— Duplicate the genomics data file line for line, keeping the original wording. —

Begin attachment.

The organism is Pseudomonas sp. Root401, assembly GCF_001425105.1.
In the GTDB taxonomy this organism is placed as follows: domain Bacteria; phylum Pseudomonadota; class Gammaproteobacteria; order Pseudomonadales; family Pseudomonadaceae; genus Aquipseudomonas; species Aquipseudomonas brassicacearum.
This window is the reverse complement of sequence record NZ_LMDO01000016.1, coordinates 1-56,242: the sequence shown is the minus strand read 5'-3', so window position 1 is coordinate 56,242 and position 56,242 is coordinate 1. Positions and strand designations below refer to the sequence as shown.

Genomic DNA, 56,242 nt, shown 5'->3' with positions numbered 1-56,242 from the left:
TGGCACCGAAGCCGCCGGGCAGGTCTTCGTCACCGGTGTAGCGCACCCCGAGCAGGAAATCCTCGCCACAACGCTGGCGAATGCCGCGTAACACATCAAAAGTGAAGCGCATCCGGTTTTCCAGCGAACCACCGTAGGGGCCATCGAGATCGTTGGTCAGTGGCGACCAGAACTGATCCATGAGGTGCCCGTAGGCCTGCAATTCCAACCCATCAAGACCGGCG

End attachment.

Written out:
The organism is Pseudomonas sp. Root401, assembly GCF_001425105.1.
In the GTDB taxonomy this organism is placed as follows: domain Bacteria; phylum Pseudomonadota; class Gammaproteobacteria; order Pseudomonadales; family Pseudomonadaceae; genus Aquipseudomonas; species Aquipseudomonas brassicacearum.
This window is the reverse complement of sequence record NZ_LMDO01000016.1, coordinates 1-56,242: the sequence shown is the minus strand read 5'-3', so window position 1 is coordinate 56,242 and position 56,242 is coordinate 1. Positions and strand designations below refer to the sequence as shown.

Genomic DNA, 56,242 nt, shown 5'->3' with positions numbered 1-56,242 from the left:
TGGCACCGAAGCCGCCGGGCAGGTCTTCGTCACCGGTGTAGCGCACCCCGAGCAGGAAATCCTCGCCACAACGCTGGCGAATGCCGCGTAACACATCAAAAGTGAAGCGCATCCGGTTTTCCAGCGAACCACCGTAGGGGCCATCGAGATCGTTGGTCAGTGGCGACCAGAACTGATCCATGAGGTGCCCGTAGGCCTGCAATTCCAACCCATCAAGACCGGCG